Banner: professional delivering presentation.

6. Public speaking

Public speaking is an incredibly common phobia — in fact, 90% of workers report dreading it. As a result, public speaking skills are lacking in most workplaces, and so are in high demand.

Work-integrated learning has shown to be an effective method of improving communication skills as well as confidence, two key characteristics of a successful public speaker.

Photo: data analysis.

7. Data analysis

Another skill that is essential yet lacking in today’s workforce is data analysis.

Data analysis is a skill now associated with digital skills, as many data analysis programs exist now to assist with organizing, managing, and analyzing data.

Still, there is a need for human intervention in data analysis, because while an automated machine can memorize facts and make conclusions based on massive amounts of data, only a person can analyze data from a human perspective.

Often, data pertains heavily to human behaviour, like in marketing analytics, where only a person can deeply understand human emotion and correlated behaviour.

Photo: team collaborating.

8. Collaboration

Like other soft skills, collaboration is highly valued, in demand, and lacking in the workforce.

56% of employers globally agree collaboration is one of the most valued human strengths and, subsequently, is essential to bridge the skills gaps. Collaboration is emphasized as an important skill because most workplaces involve working with others to some degree.

What do collaboration skills look like? Collaboration involves strong communication, negotiation, conflict resolution, team project management, open-mindedness, and more.

These qualities prepare workers for collaboration experiences in which they may face disagreements within the group or a general mismatch between the team members, which results in less productivity. As such, collaboration is something essential that employers are looking for and struggling to find.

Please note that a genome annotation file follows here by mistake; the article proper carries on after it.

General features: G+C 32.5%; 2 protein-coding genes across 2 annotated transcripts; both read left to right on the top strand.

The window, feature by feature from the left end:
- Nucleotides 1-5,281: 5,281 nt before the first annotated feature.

Illustration: brainstorming.

9. Critical thinking

Following collaboration is critical thinking, another essential in-demand skill today.

Critical thinking involves the ability to observe, analyze, and make informed, original conclusions about a concept, idea, situation, or environment. Critical thinking is a skill that can be nurtured with work-integrated learning opportunities.

Companies can implement internal talent development programs that challenge employees’ critical thinking skills to improve on them in a practical work environment. This practical learning is significant and effective because it takes into account the real-life workplace realities.

Photo: team brainstorming in office.

10. Problem-solving

Lastly, global studies reveal the value of problem-solving in the workplace and across a broad range of industries. Employers need employees who can problem-solve difficult or unexpected problems that arise in the workplace.

Problem-solvers can tackle issues head-on and in a calm, confident manner, get a job done, and ensure the company’s success.

Evidently, there are a variety of skills lacking in today’s workforce, creating skills gaps that challenge employers with the recruitment of skilled talent.

As such, employers should invest in internal talent development. Doing so could encourage a growth mindset among employees, inspiring them to expand on their future-proof skill set and reach new heights of their potential.

Dayna Lang